FIGS. 4 and 5 illustrate packages with films which may be delaminated by peeling a gas impermeable first film portion, as well as part of a perforated, gas permeable second film portion, from the remaining part of the second film portion.
FIG. 4 discloses a package 100 in accordance with the present invention which includes a product support member or tray 112 having side walls 114 and a base (not shown) defining an inner cavity 118 for receiving product. A peripheral flange 122 is defined about the upper portions of side walls 114. Multilayer film 126 is sealed to the tray at the flange 122. For the present embodiment, film 126 includes gas impermeable film portion 128 and gas permeable film portion 130 having perforations 132 defined therein. Film portion 130 is capable of delaminating into two separate film components, if the force require to delaminate film portion 130 into two separate film components is less than the force required to delaminate gas impermeable film portion 128 from gas permeable film portion 130.
That is, in accordance with one embodiment of the present invention, film portion 130 was previously delaminated from film portion 128, perforated, and then relaminated to impermeable film portion 128. However, unlike film 66 above, impermeable film portion 128 may not be readily peeled from film portion 130 because a relatively strong interlaminar bond was created between the two portions upon relamination. Thus, the bond strength between film portions 128 and 130 is greater than the intralayer or cohesive strength of film portion 130 such that any attempt to remove film portion 128 results in the cohesive failure and/or intralayer delamination of film portion 130 into two separate components. Upper component 136 remains bonded to impermeable film 128, and lower component 138 remains sealed to tray flange 122.
FIG. 5 discloses a package 400 in accordance with the present invention which includes a product support member or tray 412 having side walls 414 and a base (not shown) defining an inner cavity 418 for receiving product. A peripheral flange 422 is defined about the upper portions of side walls 414. Multilayer film 426 is sealed to the tray at the flange 422. For the present embodiment, film 426 includes gas impermeable film portion 428 and multilayer gas permeable film portion 430 having perforations 432 defined therein. Film portion 430 is capable of delaminating into two separate film components, if the force required to delaminate film portion 430 into two separate film components is less than the force required to delaminate gas impermeable film portion 428 from gas permeable film portion 430.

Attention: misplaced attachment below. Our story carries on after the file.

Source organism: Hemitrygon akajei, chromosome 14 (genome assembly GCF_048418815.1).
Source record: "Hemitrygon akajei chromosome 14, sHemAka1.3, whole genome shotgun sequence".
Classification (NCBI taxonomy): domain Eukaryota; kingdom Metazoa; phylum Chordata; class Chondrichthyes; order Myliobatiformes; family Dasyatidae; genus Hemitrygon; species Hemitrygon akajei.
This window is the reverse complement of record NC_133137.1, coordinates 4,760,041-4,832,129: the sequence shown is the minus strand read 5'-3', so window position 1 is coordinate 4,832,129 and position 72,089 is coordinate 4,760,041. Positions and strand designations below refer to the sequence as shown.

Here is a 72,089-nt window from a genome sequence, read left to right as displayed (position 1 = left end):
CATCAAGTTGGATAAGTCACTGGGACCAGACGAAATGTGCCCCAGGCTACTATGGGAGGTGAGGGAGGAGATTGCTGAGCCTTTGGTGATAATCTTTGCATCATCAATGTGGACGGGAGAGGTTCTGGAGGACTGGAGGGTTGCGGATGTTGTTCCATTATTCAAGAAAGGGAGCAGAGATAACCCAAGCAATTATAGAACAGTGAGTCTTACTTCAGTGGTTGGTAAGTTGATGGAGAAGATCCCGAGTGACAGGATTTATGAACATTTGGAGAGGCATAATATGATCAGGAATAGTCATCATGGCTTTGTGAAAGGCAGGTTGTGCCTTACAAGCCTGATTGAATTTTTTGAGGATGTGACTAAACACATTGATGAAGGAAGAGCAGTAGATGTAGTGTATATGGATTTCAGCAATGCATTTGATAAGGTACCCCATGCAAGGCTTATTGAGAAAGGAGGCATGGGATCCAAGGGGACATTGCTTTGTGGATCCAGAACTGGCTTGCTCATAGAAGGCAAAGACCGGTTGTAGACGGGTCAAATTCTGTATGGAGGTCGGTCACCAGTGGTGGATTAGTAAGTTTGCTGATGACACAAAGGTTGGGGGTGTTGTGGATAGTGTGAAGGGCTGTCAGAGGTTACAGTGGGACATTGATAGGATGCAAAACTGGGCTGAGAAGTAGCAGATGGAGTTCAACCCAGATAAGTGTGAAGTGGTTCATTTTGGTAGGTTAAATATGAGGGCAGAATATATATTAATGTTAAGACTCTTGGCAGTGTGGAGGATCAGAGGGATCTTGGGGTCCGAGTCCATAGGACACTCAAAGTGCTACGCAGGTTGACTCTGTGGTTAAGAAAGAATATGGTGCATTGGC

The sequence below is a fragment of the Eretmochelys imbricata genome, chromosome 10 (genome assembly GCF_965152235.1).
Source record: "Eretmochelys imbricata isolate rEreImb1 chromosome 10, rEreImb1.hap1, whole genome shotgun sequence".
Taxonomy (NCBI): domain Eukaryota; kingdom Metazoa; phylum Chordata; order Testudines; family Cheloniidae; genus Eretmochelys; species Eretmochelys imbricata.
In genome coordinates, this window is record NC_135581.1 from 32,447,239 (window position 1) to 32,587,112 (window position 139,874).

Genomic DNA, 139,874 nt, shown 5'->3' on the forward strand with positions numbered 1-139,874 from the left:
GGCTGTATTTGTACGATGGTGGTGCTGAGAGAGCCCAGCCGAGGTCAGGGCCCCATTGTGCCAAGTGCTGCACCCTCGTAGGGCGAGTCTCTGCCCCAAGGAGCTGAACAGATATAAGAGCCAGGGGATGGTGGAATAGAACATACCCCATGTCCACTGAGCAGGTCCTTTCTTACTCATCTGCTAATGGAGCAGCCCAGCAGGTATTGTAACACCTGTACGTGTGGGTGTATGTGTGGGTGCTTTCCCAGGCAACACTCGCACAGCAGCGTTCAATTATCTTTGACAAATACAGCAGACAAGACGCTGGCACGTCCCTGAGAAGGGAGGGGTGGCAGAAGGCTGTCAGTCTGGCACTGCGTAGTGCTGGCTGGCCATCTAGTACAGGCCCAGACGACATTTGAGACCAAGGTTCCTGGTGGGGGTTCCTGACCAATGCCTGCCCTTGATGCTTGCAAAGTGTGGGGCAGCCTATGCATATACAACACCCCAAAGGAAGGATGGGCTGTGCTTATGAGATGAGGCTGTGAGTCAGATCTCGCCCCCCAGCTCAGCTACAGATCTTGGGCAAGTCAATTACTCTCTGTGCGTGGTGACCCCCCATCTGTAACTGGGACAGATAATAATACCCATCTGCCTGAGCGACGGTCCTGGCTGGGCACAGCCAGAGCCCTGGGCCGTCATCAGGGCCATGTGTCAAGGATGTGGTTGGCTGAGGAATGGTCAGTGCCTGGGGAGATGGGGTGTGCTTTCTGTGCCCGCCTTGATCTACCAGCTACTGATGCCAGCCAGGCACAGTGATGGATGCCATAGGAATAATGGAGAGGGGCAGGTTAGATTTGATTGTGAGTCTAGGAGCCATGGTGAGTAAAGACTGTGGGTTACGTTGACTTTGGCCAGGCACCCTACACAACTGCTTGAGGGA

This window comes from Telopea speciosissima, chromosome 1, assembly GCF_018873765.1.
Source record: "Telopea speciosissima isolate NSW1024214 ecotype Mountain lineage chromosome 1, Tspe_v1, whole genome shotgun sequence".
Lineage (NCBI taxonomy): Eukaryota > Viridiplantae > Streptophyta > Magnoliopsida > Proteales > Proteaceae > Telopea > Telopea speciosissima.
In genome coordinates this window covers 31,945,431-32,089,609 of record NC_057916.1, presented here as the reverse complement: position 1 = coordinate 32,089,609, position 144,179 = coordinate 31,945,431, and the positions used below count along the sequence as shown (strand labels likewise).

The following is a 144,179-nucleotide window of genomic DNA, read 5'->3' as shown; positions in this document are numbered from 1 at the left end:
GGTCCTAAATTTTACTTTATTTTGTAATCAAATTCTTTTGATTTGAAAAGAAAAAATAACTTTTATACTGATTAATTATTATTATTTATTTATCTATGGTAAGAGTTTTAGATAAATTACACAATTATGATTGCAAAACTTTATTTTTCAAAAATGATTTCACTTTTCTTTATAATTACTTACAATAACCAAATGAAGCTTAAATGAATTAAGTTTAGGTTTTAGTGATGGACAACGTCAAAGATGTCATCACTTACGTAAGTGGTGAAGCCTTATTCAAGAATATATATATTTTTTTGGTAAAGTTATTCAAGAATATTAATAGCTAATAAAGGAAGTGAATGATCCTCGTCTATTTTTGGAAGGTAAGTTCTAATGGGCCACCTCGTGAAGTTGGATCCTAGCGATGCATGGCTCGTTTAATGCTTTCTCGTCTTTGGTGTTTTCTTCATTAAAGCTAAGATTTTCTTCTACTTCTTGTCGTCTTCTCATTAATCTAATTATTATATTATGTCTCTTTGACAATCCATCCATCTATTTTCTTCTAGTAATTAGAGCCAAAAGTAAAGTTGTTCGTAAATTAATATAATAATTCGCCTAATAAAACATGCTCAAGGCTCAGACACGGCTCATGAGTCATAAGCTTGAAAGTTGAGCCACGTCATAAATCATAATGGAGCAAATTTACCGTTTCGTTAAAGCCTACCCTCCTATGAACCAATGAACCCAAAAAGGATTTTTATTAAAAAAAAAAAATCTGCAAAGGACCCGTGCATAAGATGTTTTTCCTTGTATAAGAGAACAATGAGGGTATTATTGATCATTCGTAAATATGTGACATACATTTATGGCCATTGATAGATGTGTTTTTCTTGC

That is, in accordance with one embodiment of the present invention, film portion 430 was previously delaminated from film portion 428, perforated, and then relaminated to impermeable film portion 428. However, unlike film 66 above, impermeable film portion 428 may not be readily peeled from film portion 430 because a relatively strong interlaminar bond was created between the two portions upon relamination. Thus, the bond strength between film portions 428 and 430 is greater than the interlayer bond strength of film portion 430 such that any attempt to remove film portion 428 results in the interlayer delamination of film portion 430 into two separate layers 436 and 438. Thus, upper layer 436 remains bonded to impermeable film portion 428, and lower layer 438 remains sealed to tray flange 422.
The second film portion of the present invention is preferably an oxygen permeable material. Typical polymeric materials for the present permeable film can include any material which can be sealed to the support member, such as polyolefin, especially propylene homopolymer or copolymer, or polyethylene, or any of a variety of ethylene copolymers including, for example, ethylene/vinyl acetate copolymer, ethylene/ acrylate copolymer, ethylene/acrylic acid copolymer including metal neutralized salt thereof, and ethylene/alpha-olefin copolymer. A wide variety of permeable structures can be employed.